Literary Elements Allusion*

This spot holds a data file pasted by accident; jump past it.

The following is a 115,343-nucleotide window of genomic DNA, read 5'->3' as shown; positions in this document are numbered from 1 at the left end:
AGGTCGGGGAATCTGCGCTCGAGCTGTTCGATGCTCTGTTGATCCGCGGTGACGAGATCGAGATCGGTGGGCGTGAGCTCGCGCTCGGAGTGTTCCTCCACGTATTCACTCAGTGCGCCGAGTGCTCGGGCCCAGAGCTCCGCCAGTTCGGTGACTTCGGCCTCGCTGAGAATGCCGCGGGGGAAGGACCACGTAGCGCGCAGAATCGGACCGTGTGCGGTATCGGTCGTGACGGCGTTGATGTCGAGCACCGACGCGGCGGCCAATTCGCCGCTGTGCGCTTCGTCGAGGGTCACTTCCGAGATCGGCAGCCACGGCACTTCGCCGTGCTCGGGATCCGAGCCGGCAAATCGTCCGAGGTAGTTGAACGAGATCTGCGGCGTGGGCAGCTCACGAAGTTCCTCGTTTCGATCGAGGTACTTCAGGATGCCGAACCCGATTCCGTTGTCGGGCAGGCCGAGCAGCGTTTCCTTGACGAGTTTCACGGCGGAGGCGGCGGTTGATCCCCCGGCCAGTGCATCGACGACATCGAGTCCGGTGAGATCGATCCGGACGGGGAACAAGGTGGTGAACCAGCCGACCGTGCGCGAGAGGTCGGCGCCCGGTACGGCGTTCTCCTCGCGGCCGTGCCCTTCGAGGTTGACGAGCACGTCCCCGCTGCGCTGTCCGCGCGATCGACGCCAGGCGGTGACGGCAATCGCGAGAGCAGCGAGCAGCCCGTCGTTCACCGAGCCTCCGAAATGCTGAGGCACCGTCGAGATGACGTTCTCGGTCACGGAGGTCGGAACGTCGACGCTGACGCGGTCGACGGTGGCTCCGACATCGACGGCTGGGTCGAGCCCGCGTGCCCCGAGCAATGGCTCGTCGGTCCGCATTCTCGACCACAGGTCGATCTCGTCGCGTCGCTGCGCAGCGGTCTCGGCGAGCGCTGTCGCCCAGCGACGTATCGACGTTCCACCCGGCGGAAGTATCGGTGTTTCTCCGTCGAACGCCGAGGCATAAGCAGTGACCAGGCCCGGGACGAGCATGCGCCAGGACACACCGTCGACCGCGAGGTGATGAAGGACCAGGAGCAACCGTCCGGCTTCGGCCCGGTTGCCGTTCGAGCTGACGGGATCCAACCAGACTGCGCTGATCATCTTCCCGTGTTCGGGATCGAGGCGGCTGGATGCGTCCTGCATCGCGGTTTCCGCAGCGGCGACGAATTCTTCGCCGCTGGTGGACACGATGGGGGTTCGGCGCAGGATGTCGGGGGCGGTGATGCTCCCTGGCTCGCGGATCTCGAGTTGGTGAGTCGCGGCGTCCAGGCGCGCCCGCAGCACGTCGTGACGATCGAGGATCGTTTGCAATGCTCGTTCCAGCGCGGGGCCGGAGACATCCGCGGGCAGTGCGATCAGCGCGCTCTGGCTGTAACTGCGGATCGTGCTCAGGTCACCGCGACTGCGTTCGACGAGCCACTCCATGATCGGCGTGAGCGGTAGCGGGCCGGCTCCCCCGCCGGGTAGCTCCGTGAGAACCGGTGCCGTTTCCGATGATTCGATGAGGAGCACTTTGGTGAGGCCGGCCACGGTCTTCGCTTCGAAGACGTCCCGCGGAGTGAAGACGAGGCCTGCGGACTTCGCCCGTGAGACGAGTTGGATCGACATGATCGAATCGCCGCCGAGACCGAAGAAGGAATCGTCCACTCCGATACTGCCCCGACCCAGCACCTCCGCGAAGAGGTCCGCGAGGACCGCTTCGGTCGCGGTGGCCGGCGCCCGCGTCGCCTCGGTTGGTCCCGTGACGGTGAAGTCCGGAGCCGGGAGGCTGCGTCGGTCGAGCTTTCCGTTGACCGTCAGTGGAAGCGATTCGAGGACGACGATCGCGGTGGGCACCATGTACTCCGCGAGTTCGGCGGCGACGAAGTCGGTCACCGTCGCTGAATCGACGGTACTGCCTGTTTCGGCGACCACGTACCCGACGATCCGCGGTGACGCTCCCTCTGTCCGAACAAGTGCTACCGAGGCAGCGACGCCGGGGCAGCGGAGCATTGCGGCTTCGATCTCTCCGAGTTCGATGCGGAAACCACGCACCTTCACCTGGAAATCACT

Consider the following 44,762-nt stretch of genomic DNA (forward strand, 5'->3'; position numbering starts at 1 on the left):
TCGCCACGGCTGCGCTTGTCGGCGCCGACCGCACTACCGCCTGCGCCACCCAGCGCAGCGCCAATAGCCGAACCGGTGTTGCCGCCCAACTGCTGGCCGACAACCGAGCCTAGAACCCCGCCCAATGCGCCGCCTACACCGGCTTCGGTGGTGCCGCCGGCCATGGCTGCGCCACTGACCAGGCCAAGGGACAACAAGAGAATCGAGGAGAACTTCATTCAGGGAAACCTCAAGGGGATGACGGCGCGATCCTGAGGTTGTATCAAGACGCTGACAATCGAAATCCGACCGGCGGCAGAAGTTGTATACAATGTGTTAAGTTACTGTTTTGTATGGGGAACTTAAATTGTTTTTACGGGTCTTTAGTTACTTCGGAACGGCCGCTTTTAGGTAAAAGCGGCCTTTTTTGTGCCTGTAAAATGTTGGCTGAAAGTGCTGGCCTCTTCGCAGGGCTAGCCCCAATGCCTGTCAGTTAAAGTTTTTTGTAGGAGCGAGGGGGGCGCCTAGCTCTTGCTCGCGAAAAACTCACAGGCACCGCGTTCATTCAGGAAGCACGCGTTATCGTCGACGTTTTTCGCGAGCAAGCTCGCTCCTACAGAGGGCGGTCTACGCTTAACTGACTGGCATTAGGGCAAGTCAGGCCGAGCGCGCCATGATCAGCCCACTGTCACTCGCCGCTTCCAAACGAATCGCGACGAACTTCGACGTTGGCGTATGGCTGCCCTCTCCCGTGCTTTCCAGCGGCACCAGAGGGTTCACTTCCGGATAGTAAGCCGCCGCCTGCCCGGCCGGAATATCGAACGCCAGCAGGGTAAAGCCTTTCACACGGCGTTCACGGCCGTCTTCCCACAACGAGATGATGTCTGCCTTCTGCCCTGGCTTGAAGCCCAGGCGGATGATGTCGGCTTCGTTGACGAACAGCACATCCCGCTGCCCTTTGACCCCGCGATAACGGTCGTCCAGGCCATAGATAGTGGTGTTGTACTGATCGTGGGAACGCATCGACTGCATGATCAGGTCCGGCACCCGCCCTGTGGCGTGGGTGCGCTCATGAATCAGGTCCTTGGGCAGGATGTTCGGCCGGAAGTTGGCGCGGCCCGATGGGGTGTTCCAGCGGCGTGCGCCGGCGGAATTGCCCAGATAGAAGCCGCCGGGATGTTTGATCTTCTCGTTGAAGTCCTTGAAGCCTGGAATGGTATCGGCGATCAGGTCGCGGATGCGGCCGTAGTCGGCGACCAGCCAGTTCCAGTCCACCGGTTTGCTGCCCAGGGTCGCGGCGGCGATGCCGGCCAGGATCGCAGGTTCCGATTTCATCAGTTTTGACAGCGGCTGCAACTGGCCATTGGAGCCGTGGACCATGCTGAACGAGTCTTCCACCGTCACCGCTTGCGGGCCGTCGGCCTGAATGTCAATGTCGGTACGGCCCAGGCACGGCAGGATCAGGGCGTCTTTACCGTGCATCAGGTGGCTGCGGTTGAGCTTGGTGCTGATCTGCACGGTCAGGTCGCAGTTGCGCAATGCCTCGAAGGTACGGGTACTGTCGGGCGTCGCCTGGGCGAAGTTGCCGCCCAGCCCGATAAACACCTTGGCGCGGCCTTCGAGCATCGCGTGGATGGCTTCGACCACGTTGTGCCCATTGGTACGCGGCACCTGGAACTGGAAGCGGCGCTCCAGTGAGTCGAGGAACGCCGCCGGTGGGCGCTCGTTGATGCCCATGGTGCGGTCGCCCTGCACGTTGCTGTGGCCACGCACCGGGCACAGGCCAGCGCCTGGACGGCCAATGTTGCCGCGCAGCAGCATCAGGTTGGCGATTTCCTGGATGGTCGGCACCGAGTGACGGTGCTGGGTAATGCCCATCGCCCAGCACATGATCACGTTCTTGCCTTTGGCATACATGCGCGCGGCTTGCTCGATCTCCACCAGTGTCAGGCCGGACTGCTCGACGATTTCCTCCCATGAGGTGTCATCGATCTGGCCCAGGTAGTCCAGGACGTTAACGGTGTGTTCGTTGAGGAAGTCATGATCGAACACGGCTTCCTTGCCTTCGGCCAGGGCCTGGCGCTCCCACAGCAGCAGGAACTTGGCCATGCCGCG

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1 Literary Elements Allusion* brief, often direct reference to a person, place, event, work of art, literature, or music which the author assumes the reader will recognize Analogy Apostrophe* Characterization* Direct* Indirect* Conflict* Complications Dramatic climax Crisis Connotation* Denotation* Dialogue* Diction* Figurative language a comparison of points of likeness between two otherwise dissimilar things, a familiar object or idea is used to explain a more abstract concept an absent person, abstract concept or an inanimate object is addressed directly; a form of personification techniques used by the writer to create a character (fictional personality created by the author) what the author says what the other characters say what the character says what the character does interplay between opposing forces man vs. man man vs. nature man vs. society man vs. self man vs. fate, destiny, supernatural entanglement of affairs by conflict point of most intense excitement in a narrative the point at which the opposing forces that create the conflict interlock in the decisive action on which the plot will turn the feeling or attitude associated with a word, related to but quite distinct from its literal meaning literal meaning of the word; dictionary definition of a word analysis of the meaning, relationships and ambiguities of words, images, and small units that make up a literary text a writer s or speaker s choice of words which is intended to convey a certain effect; includes both vocabulary and syntax; can be formal or informal, technical or common, abstract or concrete words or phrases that describe one thing in terms of something else; always involving some sort of imaginative comparison between seemingly unlike things; not meant to be taken literally; used to produce images in a reader s mind and to express ideas in fresh, vivid, imaginative ways, and, by emphasizing their connotations, bring new insight to the subject described; the most common are simile, metaphor, personification